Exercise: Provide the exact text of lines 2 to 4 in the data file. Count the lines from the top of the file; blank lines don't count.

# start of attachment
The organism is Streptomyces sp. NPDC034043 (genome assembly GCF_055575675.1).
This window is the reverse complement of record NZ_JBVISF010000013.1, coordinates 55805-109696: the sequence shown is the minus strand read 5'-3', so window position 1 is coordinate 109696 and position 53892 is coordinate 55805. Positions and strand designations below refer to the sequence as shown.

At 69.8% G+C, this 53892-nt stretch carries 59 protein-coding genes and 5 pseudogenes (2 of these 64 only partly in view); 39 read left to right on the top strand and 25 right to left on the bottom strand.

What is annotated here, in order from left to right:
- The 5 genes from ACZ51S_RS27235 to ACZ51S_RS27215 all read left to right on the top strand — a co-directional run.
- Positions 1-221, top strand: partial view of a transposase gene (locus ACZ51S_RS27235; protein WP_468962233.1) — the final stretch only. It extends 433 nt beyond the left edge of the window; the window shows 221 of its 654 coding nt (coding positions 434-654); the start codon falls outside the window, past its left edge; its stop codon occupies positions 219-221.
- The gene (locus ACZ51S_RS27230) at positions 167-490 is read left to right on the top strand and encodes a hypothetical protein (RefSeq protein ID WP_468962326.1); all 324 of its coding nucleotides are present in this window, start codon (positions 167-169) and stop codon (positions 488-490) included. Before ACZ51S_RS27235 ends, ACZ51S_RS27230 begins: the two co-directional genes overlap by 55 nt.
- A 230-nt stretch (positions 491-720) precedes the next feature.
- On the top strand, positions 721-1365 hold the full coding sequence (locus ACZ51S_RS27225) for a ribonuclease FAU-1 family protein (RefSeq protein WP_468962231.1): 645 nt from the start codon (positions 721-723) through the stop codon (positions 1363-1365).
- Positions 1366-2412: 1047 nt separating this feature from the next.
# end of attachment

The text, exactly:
This window is the reverse complement of record NZ_JBVISF010000013.1, coordinates 55805-109696: the sequence shown is the minus strand read 5'-3', so window position 1 is coordinate 109696 and position 53892 is coordinate 55805. Positions and strand designations below refer to the sequence as shown.

At 69.8% G+C, this 53892-nt stretch carries 59 protein-coding genes and 5 pseudogenes (2 of these 64 only partly in view); 39 read left to right on the top strand and 25 right to left on the bottom strand.

What is annotated here, in order from left to right: